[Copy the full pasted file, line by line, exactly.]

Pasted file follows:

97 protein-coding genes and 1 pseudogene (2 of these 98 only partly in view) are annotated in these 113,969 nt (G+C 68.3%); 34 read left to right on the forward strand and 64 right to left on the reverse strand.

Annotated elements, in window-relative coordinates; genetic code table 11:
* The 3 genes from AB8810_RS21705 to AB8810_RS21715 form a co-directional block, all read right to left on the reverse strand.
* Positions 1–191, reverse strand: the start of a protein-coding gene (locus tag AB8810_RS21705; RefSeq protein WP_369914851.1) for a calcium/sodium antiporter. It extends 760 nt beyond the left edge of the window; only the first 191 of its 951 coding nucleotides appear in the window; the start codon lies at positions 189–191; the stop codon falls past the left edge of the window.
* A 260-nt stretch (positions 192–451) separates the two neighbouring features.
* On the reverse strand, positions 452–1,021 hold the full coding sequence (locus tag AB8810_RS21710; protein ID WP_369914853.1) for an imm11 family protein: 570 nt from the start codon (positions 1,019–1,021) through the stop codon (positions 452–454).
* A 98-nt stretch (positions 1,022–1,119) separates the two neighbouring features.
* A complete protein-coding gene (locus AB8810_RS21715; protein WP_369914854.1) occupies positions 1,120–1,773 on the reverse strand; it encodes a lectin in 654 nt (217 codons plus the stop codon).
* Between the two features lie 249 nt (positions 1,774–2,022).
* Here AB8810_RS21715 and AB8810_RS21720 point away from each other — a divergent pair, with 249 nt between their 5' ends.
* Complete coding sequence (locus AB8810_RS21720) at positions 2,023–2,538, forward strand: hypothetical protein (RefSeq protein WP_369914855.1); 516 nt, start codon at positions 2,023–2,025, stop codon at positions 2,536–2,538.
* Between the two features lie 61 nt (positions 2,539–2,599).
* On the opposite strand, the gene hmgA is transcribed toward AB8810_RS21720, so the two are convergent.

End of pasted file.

97 protein-coding genes and 1 pseudogene (2 of these 98 only partly in view) are annotated in these 113,969 nt (G+C 68.3%); 34 read left to right on the forward strand and 64 right to left on the reverse strand.

Annotated elements, in window-relative coordinates; genetic code table 11:
* The 3 genes from AB8810_RS21705 to AB8810_RS21715 form a co-directional block, all read right to left on the reverse strand.
* Positions 1–191, reverse strand: the start of a protein-coding gene (locus tag AB8810_RS21705; RefSeq protein WP_369914851.1) for a calcium/sodium antiporter. It extends 760 nt beyond the left edge of the window; only the first 191 of its 951 coding nucleotides appear in the window; the start codon lies at positions 189–191; the stop codon falls past the left edge of the window.
* A 260-nt stretch (positions 192–451) separates the two neighbouring features.
* On the reverse strand, positions 452–1,021 hold the full coding sequence (locus tag AB8810_RS21710; protein ID WP_369914853.1) for an imm11 family protein: 570 nt from the start codon (positions 1,019–1,021) through the stop codon (positions 452–454).
* A 98-nt stretch (positions 1,022–1,119) separates the two neighbouring features.
* A complete protein-coding gene (locus AB8810_RS21715; protein WP_369914854.1) occupies positions 1,120–1,773 on the reverse strand; it encodes a lectin in 654 nt (217 codons plus the stop codon).
* Between the two features lie 249 nt (positions 1,774–2,022).
* Here AB8810_RS21715 and AB8810_RS21720 point away from each other — a divergent pair, with 249 nt between their 5' ends.
* Complete coding sequence (locus AB8810_RS21720) at positions 2,023–2,538, forward strand: hypothetical protein (RefSeq protein WP_369914855.1); 516 nt, start codon at positions 2,023–2,025, stop codon at positions 2,536–2,538.
* Between the two features lie 61 nt (positions 2,539–2,599).
* On the opposite strand, the gene hmgA is transcribed toward AB8810_RS21720, so the two are convergent.